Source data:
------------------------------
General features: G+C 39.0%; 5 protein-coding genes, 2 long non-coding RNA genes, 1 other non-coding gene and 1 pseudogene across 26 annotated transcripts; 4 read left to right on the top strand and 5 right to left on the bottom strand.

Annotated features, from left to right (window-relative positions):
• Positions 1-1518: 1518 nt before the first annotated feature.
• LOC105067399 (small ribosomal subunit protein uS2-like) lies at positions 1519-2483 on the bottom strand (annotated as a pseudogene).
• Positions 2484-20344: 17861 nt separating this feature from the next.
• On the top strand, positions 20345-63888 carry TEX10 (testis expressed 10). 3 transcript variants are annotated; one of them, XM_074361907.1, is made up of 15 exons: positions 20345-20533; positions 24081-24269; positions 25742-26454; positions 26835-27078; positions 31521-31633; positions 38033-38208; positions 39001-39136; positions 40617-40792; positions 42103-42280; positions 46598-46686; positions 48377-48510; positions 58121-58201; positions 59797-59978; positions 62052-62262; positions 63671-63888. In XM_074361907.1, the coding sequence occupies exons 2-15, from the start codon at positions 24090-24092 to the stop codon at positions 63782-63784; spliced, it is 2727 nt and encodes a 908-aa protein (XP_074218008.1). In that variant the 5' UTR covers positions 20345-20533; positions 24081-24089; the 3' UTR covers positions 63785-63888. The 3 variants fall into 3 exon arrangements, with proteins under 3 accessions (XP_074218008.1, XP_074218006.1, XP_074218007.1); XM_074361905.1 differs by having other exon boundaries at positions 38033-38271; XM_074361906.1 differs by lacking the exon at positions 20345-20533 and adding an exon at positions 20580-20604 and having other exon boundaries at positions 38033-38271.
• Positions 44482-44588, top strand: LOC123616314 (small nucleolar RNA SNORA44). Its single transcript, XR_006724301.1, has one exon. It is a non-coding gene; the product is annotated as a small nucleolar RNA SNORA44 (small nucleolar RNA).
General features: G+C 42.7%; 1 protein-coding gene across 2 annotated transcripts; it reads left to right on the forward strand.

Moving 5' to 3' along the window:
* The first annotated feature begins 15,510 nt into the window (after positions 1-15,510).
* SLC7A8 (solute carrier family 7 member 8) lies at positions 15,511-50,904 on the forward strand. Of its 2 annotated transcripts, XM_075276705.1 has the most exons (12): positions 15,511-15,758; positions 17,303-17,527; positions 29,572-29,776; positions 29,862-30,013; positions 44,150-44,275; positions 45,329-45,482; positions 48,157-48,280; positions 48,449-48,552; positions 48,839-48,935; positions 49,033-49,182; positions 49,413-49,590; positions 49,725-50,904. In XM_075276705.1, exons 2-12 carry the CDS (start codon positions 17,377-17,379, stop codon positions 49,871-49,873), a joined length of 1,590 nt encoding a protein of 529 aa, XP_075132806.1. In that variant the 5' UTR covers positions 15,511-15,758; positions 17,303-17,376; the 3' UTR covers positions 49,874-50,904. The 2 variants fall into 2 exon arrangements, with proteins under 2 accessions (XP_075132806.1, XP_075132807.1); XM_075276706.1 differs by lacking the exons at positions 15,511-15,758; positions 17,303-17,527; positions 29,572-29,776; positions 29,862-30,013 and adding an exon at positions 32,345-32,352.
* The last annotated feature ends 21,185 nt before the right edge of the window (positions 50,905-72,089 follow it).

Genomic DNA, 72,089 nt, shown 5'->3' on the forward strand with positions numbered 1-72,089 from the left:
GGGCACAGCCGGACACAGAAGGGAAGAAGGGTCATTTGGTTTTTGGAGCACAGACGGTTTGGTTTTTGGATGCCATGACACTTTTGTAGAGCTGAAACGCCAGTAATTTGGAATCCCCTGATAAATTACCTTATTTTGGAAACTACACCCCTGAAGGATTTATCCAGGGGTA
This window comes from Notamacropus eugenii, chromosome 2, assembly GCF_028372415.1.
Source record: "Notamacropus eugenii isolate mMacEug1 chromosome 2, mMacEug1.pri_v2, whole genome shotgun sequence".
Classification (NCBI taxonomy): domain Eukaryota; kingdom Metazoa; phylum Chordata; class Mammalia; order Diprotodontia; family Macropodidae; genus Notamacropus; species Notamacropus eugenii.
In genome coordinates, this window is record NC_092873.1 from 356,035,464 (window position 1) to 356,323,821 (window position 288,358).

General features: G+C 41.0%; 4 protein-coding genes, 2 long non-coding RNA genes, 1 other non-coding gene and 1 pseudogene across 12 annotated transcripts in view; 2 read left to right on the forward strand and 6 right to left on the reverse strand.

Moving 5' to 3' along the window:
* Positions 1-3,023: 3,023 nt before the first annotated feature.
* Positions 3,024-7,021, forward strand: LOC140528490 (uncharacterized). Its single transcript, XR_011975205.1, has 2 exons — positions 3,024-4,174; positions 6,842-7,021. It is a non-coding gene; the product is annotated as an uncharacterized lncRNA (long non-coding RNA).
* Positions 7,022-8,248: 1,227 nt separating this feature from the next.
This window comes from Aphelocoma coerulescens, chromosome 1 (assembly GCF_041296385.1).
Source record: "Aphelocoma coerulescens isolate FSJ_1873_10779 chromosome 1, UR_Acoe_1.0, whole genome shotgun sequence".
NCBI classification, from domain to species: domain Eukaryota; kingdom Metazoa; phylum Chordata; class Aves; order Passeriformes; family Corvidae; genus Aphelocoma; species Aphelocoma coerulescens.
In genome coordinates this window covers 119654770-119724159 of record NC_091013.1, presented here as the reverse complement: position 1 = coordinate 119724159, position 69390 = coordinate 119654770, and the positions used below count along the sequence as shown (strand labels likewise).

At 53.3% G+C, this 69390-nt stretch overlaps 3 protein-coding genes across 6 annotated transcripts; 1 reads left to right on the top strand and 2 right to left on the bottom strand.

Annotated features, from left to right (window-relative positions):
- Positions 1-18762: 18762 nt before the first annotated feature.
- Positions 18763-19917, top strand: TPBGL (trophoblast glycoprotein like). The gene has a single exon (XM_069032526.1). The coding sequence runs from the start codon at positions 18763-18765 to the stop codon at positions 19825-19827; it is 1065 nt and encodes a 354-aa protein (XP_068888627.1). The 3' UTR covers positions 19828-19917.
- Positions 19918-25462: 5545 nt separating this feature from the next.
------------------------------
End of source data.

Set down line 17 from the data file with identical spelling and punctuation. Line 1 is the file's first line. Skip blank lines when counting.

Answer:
Classification (NCBI taxonomy): domain Eukaryota; kingdom Metazoa; phylum Chordata; class Mammalia; order Diprotodontia; family Macropodidae; genus Notamacropus; species Notamacropus eugenii.